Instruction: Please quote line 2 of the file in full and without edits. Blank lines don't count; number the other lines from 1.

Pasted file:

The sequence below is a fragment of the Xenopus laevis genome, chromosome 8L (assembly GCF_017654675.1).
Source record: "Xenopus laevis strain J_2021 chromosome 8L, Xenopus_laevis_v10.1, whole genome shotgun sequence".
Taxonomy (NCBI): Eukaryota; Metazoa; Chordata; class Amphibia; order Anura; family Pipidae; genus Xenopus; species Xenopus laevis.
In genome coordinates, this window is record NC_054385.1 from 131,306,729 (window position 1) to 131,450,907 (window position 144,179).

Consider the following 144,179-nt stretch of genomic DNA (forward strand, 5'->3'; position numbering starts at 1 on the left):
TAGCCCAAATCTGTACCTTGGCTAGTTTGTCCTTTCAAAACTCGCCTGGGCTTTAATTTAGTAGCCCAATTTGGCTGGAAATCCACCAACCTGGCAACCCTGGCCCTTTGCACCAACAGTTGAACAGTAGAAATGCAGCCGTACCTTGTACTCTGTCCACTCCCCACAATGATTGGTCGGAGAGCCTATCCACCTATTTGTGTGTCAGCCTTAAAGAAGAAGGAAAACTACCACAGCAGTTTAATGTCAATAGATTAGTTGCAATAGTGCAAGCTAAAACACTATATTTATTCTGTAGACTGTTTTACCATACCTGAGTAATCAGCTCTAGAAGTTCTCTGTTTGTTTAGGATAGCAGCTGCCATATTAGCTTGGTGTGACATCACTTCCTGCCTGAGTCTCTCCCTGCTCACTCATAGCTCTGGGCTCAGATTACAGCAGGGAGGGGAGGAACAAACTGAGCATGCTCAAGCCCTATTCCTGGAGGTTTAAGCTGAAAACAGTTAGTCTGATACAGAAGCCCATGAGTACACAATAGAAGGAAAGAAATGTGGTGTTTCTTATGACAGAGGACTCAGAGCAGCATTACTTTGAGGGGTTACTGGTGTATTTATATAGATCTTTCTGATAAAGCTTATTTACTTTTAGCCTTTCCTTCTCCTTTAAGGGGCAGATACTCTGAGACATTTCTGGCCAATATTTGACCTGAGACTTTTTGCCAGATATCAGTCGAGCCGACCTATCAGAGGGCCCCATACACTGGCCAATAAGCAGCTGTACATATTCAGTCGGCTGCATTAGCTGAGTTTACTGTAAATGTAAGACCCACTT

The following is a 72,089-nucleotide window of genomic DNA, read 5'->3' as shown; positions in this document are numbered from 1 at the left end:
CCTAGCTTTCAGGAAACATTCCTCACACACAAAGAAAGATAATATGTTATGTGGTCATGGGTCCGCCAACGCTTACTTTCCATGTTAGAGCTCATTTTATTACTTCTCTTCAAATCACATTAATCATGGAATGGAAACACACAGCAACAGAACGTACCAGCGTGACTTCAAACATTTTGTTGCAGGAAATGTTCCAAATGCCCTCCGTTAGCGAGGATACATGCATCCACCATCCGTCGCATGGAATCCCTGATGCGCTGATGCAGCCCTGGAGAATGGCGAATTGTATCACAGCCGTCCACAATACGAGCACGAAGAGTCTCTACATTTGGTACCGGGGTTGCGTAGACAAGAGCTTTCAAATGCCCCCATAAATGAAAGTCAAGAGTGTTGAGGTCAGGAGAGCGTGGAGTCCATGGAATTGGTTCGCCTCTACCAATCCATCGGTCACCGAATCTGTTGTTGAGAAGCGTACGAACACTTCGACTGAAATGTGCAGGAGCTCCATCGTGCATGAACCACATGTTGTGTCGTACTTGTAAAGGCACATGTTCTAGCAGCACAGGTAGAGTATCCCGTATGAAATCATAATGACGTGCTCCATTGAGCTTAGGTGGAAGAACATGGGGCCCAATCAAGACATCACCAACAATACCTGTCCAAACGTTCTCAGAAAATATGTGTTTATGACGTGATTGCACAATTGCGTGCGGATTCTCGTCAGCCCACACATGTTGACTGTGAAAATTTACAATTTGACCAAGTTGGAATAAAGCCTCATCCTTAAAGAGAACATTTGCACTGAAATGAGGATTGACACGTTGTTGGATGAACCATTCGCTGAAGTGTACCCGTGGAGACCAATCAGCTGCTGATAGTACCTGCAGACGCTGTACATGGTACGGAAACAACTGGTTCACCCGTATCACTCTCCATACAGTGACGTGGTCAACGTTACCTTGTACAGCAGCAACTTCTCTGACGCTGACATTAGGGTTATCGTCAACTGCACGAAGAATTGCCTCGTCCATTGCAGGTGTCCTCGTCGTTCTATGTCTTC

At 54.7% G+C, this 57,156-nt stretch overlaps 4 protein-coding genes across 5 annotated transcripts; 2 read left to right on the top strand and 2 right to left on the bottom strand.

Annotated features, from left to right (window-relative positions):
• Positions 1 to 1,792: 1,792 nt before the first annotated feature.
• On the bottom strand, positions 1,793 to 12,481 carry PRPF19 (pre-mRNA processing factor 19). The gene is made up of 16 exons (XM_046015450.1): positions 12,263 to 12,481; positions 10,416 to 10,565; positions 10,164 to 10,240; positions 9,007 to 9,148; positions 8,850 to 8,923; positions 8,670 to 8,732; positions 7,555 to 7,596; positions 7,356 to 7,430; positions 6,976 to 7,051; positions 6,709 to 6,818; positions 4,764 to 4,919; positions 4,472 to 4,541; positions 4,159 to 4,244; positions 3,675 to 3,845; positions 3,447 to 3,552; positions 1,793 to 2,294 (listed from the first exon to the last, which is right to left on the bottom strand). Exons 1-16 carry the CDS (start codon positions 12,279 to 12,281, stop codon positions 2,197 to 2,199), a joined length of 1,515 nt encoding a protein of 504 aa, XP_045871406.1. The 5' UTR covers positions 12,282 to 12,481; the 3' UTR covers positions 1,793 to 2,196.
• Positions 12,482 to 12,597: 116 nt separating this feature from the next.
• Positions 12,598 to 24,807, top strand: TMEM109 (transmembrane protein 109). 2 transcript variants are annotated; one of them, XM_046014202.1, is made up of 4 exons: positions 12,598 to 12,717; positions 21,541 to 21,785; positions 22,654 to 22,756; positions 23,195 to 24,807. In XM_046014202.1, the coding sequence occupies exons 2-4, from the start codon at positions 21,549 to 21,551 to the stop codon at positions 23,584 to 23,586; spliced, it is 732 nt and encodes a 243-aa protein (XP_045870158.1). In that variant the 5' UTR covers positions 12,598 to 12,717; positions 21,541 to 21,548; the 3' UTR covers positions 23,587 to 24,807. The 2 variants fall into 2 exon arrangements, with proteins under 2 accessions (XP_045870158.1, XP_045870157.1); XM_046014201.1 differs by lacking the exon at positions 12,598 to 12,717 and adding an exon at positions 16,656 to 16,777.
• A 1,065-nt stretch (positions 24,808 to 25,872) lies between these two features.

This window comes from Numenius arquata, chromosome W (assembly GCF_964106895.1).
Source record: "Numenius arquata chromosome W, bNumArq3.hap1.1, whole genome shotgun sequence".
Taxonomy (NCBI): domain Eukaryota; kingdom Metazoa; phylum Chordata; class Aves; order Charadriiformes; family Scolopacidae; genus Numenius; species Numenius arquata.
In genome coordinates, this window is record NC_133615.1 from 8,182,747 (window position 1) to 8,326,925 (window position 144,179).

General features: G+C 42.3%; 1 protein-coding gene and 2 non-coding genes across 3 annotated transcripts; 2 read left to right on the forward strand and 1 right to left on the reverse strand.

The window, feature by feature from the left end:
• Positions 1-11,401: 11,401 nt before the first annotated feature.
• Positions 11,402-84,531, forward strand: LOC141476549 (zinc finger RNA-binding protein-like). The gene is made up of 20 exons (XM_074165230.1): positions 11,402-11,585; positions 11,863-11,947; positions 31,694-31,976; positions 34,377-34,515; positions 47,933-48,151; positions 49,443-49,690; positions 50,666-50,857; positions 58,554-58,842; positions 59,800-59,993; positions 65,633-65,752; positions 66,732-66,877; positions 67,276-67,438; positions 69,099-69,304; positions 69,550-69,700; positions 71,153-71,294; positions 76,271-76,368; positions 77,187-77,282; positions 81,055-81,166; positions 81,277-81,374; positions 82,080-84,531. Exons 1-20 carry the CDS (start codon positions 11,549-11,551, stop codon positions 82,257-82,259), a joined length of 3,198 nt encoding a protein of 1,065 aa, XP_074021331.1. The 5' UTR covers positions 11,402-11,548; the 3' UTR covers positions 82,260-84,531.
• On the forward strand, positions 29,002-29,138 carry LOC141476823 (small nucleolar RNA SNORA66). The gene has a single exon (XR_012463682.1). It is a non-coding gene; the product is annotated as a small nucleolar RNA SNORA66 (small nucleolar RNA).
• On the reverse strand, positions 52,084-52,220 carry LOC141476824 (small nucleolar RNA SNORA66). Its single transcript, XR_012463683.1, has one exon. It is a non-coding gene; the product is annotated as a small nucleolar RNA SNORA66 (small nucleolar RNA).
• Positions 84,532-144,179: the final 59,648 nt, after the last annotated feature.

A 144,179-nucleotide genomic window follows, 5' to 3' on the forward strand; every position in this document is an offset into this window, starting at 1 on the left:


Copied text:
Source record: "Xenopus laevis strain J_2021 chromosome 8L, Xenopus_laevis_v10.1, whole genome shotgun sequence".